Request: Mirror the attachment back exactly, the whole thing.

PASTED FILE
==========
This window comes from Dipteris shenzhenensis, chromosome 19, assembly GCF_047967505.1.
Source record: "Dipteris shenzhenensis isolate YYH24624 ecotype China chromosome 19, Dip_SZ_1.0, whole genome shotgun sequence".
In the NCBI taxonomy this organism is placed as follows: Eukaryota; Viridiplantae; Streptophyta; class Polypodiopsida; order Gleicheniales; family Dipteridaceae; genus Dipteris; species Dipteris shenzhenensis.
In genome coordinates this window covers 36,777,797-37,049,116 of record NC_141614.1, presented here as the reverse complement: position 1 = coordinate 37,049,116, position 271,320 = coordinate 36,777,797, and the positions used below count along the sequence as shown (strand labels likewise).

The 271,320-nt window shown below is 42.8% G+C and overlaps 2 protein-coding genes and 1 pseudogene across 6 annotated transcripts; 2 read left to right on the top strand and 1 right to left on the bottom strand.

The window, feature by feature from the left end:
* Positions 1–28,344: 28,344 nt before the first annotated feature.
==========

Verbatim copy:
This window comes from Dipteris shenzhenensis, chromosome 19, assembly GCF_047967505.1.
Source record: "Dipteris shenzhenensis isolate YYH24624 ecotype China chromosome 19, Dip_SZ_1.0, whole genome shotgun sequence".
In the NCBI taxonomy this organism is placed as follows: Eukaryota; Viridiplantae; Streptophyta; class Polypodiopsida; order Gleicheniales; family Dipteridaceae; genus Dipteris; species Dipteris shenzhenensis.
In genome coordinates this window covers 36,777,797-37,049,116 of record NC_141614.1, presented here as the reverse complement: position 1 = coordinate 37,049,116, position 271,320 = coordinate 36,777,797, and the positions used below count along the sequence as shown (strand labels likewise).

The 271,320-nt window shown below is 42.8% G+C and overlaps 2 protein-coding genes and 1 pseudogene across 6 annotated transcripts; 2 read left to right on the top strand and 1 right to left on the bottom strand.

The window, feature by feature from the left end:
* Positions 1–28,344: 28,344 nt before the first annotated feature.